Middle-Grade Review: Freddie vs. The Family Curse by Tracy Badua


About This Book:


Freddie Ruiz is cursed.

While other people may have bad days, Freddie and his family have had bad generations: from bird poop splatting on him during picture day to the many tumbles and trips that earned him the nickname Faceplant Freddie. He’s learned to lay low and keep himself out of trouble—which means no fun, no friends, and definitely no risks.

But when he discovers a family heirloom, a century-old amulet from the Philippines that’s supposed to bring good fortune, Freddie thinks his luck is finally about to change.

He couldn’t be more wrong. Because the spirit of Freddie’s cranky great-granduncle Ramon is trapped in the heirloom, and the evil spirits responsible for his death have returned with a vengeance. Now, Freddie and his cousin, Sharkey, have thirteen days to break the curse, or Freddie will join Ramon for an untimely afterlife in the amulet.

*Review Contributed by Karen Yingling, Staff Reviewer*


Interesting way to address family history


Freddie Ruiz has always had bad luck; it’s why he is called “Faceplant Freddie”. He keeps his head down, moves carefully, and limits his interests to RoboWarriors gaming cards. His great grandmother, Apong Rosing, tells him it is because of a family curse that occurred back during World War II, when she lived in the Philippines and her older brother, Ramon, became a soldier and was killed in battle. His cousin, Sharkey, lives next door, and since she is a Mendoza, she has perfectly fine luck, and is an excellent break dancer who works with the Wyld Beats dance crew at their school. When Freddie finds an amulet in the garage while looking for glue for a school project (he’s run out; that’s how his luck goes!), he is surprised when it comes to life and holds the spirit of his great uncle Ramon! He finds out that Ramon stole the amulet for luck from his best friend, Ingo Agustin, before going on the mission during which he was killed, and that the family has suffered under Agustin’s curse. Freddie has 13 days to find Ingo and have him remove the curse or the spirits will kill him! He and Sharkey try to research, but it’s hard to find a 97 year old former soldier who may or may not have survived the war! Luckily, they track him down in Nevada, which is a bit too far from their San Diego home to take an Uber when he refuses to talk to them. Sharkey is supposed to compete in a break dancing competition in Las Vegas, but when she sprains her ankle due to Freddie’s bad luck, the two decide that Freddie will take her place so they can travel there and stay in a hotel thanks to Wyld Beats sponsorship. The leader of the team, Dale, is very apprehensive, but Freddie works hard and doesn’t do too badly, and challenges Dale to a RoboWarriors match to seal his place on the team. Apong Rosing decides she wants to go to the competition as well, and they are soon on their way. Time is of the essence, since the evil spirits are closing in, and the children manage to make it by bus to the Oasis nursing home where Ingo lives. They must create a distraction when the staff won’t let them see Ingo, and this involves breakdancing which actually sets a few things on fire! Will they be able to find Ingo and discover the true nature of the curse, and get him to remove it?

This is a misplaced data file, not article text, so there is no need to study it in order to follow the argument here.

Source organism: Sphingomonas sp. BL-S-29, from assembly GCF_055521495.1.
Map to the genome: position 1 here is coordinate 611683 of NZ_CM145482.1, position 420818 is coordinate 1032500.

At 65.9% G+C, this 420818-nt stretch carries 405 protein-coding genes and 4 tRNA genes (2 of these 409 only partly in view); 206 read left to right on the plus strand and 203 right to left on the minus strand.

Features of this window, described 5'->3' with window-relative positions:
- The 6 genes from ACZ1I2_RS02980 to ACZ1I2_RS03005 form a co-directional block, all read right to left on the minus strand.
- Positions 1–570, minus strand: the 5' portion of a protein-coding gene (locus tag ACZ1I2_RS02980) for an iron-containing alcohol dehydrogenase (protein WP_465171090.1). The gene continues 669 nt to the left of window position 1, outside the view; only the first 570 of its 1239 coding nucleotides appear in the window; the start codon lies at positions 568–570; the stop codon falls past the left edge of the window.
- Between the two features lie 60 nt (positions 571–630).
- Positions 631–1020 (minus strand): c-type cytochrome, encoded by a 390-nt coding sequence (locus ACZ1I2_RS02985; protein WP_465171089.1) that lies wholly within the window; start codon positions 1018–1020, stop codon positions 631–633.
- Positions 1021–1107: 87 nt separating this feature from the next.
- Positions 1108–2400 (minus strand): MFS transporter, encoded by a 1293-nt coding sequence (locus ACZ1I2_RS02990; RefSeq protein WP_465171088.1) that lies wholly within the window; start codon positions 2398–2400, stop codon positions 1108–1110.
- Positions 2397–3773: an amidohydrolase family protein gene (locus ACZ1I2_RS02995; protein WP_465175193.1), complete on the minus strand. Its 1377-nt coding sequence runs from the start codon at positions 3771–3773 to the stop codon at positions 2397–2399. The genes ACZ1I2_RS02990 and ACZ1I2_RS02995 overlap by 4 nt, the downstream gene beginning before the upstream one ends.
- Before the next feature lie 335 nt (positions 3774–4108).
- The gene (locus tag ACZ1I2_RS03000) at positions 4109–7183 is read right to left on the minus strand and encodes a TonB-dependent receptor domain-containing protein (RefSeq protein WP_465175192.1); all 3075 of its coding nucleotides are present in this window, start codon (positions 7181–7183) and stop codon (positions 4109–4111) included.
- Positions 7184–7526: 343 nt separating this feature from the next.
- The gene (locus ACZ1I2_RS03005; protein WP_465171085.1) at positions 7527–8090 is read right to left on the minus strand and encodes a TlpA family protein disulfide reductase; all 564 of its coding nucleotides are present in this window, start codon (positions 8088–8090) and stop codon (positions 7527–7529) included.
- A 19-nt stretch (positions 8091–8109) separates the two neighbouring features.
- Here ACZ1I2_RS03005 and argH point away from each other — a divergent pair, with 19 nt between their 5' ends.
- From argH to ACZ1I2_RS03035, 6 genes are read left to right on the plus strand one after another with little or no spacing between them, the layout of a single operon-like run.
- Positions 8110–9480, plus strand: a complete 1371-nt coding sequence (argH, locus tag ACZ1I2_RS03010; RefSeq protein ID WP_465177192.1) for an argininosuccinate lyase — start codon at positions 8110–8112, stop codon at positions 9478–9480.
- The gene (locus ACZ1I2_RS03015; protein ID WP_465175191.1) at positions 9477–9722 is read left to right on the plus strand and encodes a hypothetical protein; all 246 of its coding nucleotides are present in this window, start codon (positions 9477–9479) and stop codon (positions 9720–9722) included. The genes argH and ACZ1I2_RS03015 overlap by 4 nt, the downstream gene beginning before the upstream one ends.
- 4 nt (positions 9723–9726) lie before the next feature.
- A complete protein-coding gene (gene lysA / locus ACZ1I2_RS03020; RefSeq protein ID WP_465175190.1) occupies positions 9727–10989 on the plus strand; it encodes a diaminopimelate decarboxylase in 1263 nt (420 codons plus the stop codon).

Good Points

This was the perfect balance of a lot of things. It had some social issues, since Freddie has some anxiety about his constant embarrassment. There’s the cultural connection with a rich background of Filipino history and family traditions. There’s even a little WWII history with the Bataan Death March. The inclusion of breakdancing was absolutely perfect, since break dancing is going to be included as a sport in the 2024 Olympics. Combine all of these things with funny scenes, a road trip, and a thread of self acceptance and personal growth, and this is an absolute winner. The short length helps, and the cover looks fun. There are a huge number of students to whom I can hand this. Definitely worthy of a Kirkus starred review.

This was such a huge relief to read after ingesting a large number of lyrical, socially relevant, timely stories. It’s possible to address these needs and include cultural content while still having a book that is a bit more light hearted and positive. After all, the information about the Filipino involvement in World War II is pretty dire, but it’s handled in such an interesting and (dare I say it?) sweet way that what I took away from this was Ingo’s spirit of forgiveness and the Ruiz’s determination to move on after tragedy. Definitely my favorite book this month.

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